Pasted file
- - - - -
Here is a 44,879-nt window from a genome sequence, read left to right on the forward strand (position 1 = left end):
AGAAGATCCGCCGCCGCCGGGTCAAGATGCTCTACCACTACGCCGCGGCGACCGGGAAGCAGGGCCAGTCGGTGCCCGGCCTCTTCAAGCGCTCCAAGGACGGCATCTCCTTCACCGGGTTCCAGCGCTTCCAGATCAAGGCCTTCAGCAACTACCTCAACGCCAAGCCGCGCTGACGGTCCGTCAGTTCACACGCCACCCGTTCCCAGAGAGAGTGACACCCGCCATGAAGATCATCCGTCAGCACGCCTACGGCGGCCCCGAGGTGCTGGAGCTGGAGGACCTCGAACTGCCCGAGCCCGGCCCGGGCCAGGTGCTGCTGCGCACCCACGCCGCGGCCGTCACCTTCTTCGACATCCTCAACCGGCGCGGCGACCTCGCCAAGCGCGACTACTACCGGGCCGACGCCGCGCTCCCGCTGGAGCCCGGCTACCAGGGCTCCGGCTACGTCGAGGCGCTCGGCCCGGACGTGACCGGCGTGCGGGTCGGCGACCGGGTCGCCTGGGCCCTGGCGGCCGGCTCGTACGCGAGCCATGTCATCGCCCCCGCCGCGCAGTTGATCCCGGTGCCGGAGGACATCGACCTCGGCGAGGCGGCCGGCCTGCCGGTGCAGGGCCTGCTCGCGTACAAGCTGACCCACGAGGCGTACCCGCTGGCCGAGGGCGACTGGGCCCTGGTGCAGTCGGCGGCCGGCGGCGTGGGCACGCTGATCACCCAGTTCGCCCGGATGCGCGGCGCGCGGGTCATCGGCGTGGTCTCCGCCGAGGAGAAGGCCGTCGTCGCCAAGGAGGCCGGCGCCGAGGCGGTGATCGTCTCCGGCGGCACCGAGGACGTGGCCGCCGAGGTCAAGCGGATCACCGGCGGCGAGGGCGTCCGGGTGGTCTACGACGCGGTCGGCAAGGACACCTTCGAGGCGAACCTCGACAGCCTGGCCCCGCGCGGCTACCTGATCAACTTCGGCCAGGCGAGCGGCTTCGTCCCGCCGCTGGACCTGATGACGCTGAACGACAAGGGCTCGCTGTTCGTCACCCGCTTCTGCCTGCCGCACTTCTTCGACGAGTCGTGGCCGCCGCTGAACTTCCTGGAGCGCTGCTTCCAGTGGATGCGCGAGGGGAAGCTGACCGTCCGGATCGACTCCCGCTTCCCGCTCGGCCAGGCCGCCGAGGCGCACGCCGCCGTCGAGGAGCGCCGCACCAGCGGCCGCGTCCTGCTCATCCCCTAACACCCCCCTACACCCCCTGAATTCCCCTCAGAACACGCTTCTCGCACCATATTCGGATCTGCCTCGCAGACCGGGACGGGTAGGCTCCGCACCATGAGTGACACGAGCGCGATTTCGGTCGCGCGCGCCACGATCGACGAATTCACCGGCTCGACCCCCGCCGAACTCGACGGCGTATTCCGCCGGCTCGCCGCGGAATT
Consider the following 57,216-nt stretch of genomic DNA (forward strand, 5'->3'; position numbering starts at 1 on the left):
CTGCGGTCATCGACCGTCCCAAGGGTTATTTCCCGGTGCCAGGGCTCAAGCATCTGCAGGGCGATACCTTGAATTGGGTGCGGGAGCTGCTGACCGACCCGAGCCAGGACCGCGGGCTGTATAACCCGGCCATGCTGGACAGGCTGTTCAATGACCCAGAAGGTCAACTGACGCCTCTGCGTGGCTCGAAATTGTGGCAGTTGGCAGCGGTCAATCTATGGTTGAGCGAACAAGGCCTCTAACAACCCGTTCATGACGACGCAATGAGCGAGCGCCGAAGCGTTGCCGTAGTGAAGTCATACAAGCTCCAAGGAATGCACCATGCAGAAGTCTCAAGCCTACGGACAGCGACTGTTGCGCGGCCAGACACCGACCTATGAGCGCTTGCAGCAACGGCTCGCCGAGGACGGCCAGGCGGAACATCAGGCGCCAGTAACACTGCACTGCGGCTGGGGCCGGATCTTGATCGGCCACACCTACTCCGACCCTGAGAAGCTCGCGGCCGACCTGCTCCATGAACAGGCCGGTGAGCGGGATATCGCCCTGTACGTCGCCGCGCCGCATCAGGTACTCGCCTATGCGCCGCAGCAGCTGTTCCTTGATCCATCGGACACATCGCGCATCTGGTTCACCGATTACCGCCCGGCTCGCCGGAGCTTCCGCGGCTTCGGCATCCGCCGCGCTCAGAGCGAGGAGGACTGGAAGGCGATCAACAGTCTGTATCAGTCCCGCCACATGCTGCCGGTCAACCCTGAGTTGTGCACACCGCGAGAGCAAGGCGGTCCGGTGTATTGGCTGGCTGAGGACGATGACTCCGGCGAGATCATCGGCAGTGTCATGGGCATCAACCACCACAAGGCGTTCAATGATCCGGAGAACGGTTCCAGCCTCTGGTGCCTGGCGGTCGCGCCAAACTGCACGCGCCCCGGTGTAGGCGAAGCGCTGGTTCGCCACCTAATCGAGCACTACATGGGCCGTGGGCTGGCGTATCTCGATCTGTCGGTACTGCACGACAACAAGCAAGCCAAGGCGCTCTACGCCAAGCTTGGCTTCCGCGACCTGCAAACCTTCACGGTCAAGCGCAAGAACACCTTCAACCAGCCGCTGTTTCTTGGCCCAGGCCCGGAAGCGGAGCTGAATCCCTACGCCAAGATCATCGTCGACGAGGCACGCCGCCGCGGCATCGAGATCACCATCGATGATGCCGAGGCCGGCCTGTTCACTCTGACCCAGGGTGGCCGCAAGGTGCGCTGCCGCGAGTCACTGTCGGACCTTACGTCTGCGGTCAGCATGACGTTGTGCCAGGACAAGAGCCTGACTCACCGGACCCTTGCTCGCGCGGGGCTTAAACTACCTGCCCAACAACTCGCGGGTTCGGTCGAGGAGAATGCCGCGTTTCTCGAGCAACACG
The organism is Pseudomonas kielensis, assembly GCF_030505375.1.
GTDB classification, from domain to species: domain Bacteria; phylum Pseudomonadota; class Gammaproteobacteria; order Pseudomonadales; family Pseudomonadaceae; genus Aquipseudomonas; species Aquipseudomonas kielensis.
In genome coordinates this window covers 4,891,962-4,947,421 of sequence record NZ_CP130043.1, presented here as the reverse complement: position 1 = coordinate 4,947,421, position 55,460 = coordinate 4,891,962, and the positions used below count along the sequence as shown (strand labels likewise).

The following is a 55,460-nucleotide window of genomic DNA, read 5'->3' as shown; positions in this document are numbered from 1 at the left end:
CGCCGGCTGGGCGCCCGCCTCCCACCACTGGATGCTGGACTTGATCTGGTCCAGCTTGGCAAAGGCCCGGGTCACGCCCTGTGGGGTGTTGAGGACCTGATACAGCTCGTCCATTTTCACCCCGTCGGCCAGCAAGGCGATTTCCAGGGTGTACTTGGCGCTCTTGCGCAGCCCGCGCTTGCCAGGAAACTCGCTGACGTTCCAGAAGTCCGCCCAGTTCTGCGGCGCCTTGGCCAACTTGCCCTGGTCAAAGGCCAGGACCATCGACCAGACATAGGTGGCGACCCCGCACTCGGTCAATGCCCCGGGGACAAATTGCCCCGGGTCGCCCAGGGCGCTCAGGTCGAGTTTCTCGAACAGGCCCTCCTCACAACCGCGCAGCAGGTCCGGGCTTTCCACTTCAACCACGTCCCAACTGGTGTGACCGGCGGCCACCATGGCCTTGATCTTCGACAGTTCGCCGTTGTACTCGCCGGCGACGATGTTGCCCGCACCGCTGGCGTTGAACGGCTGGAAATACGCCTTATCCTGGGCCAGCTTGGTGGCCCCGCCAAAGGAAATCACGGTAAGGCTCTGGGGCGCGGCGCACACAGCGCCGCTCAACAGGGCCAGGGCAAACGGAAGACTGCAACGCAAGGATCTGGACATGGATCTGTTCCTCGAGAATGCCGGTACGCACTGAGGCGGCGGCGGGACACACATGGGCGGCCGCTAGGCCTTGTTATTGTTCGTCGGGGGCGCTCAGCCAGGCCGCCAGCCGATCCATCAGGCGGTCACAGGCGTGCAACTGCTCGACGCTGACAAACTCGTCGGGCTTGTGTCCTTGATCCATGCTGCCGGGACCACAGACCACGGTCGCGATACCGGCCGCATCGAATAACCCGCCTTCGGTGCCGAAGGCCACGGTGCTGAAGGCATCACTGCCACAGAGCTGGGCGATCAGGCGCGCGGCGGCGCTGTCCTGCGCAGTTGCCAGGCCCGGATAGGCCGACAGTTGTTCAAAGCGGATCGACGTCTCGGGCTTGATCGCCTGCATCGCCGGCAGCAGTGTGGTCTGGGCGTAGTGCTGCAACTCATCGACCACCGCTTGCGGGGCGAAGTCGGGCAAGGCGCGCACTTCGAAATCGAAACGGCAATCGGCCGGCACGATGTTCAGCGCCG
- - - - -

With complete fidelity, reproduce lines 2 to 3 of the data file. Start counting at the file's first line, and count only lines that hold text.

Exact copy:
AGAAGATCCGCCGCCGCCGGGTCAAGATGCTCTACCACTACGCCGCGGCGACCGGGAAGCAGGGCCAGTCGGTGCCCGGCCTCTTCAAGCGCTCCAAGGACGGCATCTCCTTCACCGGGTTCCAGCGCTTCCAGATCAAGGCCTTCAGCAACTACCTCAACGCCAAGCCGCGCTGACGGTCCGTCAGTTCACACGCCACCCGTTCCCAGAGAGAGTGACACCCGCCATGAAGATCATCCGTCAGCACGCCTACGGCGGCCCCGAGGTGCTGGAGCTGGAGGACCTCGAACTGCCCGAGCCCGGCCCGGGCCAGGTGCTGCTGCGCACCCACGCCGCGGCCGTCACCTTCTTCGACATCCTCAACCGGCGCGGCGACCTCGCCAAGCGCGACTACTACCGGGCCGACGCCGCGCTCCCGCTGGAGCCCGGCTACCAGGGCTCCGGCTACGTCGAGGCGCTCGGCCCGGACGTGACCGGCGTGCGGGTCGGCGACCGGGTCGCCTGGGCCCTGGCGGCCGGCTCGTACGCGAGCCATGTCATCGCCCCCGCCGCGCAGTTGATCCCGGTGCCGGAGGACATCGACCTCGGCGAGGCGGCCGGCCTGCCGGTGCAGGGCCTGCTCGCGTACAAGCTGACCCACGAGGCGTACCCGCTGGCCGAGGGCGACTGGGCCCTGGTGCAGTCGGCGGCCGGCGGCGTGGGCACGCTGATCACCCAGTTCGCCCGGATGCGCGGCGCGCGGGTCATCGGCGTGGTCTCCGCCGAGGAGAAGGCCGTCGTCGCCAAGGAGGCCGGCGCCGAGGCGGTGATCGTCTCCGGCGGCACCGAGGACGTGGCCGCCGAGGTCAAGCGGATCACCGGCGGCGAGGGCGTCCGGGTGGTCTACGACGCGGTCGGCAAGGACACCTTCGAGGCGAACCTCGACAGCCTGGCCCCGCGCGGCTACCTGATCAACTTCGGCCAGGCGAGCGGCTTCGTCCCGCCGCTGGACCTGATGACGCTGAACGACAAGGGCTCGCTGTTCGTCACCCGCTTCTGCCTGCCGCACTTCTTCGACGAGTCGTGGCCGCCGCTGAACTTCCTGGAGCGCTGCTTCCAGTGGATGCGCGAGGGGAAGCTGACCGTCCGGATCGACTCCCGCTTCCCGCTCGGCCAGGCCGCCGAGGCGCACGCCGCCGTCGAGGAGCGCCGCACCAGCGGCCGCGTCCTGCTCATCCCCTAACACCCCCCTACACCCCCTGAATTCCCCTCAGAACACGCTTCTCGCACCATATTCGGATCTGCCTCGCAGACCGGGACGGGTAGGCTCCGCACCATGAGTGACACGAGCGCGATTTCGGTCGCGCGCGCCACGATCGACGAATTCACCGGCTCGACCCCCGCCGAACTCGACGGCGTATTCCGCCGGCTCGCCGCGGAATT
Consider the following 57,216-nt stretch of genomic DNA (forward strand, 5'->3'; position numbering starts at 1 on the left):